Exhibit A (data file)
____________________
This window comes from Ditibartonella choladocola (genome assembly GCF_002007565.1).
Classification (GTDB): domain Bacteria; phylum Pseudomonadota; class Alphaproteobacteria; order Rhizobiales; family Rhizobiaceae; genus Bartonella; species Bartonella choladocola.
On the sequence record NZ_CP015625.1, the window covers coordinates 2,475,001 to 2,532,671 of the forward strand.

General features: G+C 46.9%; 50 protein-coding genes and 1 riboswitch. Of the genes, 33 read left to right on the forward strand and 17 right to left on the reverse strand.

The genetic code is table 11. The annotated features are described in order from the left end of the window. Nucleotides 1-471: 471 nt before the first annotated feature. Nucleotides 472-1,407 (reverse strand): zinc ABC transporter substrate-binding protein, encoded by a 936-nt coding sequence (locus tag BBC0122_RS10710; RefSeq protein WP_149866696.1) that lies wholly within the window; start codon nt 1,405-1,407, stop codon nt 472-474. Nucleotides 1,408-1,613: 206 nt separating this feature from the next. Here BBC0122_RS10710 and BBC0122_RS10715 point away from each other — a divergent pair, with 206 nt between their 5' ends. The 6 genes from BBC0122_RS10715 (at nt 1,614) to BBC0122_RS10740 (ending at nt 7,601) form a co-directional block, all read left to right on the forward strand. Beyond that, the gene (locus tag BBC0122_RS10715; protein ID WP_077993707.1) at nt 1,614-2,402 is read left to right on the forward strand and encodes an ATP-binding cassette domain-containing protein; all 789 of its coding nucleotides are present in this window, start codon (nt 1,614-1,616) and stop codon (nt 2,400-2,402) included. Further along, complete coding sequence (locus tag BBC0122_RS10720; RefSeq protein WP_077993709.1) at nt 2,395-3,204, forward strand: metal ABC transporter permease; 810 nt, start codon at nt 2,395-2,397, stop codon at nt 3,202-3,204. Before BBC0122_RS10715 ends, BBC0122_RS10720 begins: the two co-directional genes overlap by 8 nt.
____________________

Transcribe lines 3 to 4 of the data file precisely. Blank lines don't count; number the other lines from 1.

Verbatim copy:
On the sequence record NZ_CP015625.1, the window covers coordinates 2,475,001 to 2,532,671 of the forward strand.

General features: G+C 46.9%; 50 protein-coding genes and 1 riboswitch. Of the genes, 33 read left to right on the forward strand and 17 right to left on the reverse strand.